The End of Socialism

The End of Socialism (2014) by James Otteson is a book that makes the practical and moral case that Socialism is a bad idea. Otteson was interviewed on Econtalk and presents a summary of his ideas there. Otteson is a professor of economics.

Otteson first goes into the practical details of Socialism where he points out that the Knowledge problem, or Socialist calculation problem provides an incredibly difficult, probably impossible challenge to the construction of a successful Socialist society. He also points out the enormous motivational problems that a Socialist economy has. He also makes the interesting point that people who espouse Socialism rarely think about, yet alone examine, exactly how wealth would be produced under complete Socialism let alone increased.

This section on the practical details of Socialism is bolstered by all available evidence and the fact that there has never really been a wealthy socialist society.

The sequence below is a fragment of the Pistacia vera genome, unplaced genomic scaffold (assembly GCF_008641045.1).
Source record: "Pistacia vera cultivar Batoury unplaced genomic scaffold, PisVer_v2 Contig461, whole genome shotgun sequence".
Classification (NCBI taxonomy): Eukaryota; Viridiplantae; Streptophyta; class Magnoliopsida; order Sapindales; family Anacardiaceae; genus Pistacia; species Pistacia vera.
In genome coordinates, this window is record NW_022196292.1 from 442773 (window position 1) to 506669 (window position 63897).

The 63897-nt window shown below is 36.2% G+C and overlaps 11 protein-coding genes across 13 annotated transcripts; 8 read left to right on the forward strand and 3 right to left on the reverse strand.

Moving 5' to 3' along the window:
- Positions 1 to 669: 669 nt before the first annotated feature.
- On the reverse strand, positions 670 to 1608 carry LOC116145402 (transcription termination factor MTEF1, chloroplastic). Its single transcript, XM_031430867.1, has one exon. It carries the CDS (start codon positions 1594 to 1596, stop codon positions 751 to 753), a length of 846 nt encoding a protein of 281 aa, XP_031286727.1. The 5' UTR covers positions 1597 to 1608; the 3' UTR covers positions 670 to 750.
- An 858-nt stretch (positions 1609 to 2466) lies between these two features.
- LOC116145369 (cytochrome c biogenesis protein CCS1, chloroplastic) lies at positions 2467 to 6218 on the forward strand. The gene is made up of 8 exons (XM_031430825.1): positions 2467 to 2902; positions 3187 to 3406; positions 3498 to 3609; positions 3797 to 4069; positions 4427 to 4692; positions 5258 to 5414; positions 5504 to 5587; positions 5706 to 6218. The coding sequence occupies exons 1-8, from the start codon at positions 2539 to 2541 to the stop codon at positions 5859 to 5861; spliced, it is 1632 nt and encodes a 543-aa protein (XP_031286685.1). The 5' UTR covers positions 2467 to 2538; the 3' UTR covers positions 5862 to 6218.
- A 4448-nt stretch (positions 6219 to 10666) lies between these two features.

In the second section Otteson goes into how he believes that capitalism is also a more moral system than socialism. Otteseon points out that Socialism necessarily fails to recognise and respect the moral choices made by individuals. He also applies Coatesian externality theory to point out that if luck leads to differing outcomes that it is just as unfair to take something away from one person as it is to give to another.

The book makes the practical case very strongly and easily but the moral case is one that is less often made. While Otteson is arguing against a system that, generally speaking, has failed in the real world it’s still an argument worth making. Toward the end of the book he starts to criticize the welfare state somewhat. But these ideas are Otteson’s ideal level of welfare are not discussed in detail.

The book is definitely worth reading and thinking through. For anyone unfamiliar with the Socialist calculation problem it’s an excellent introduction to the problems involved.

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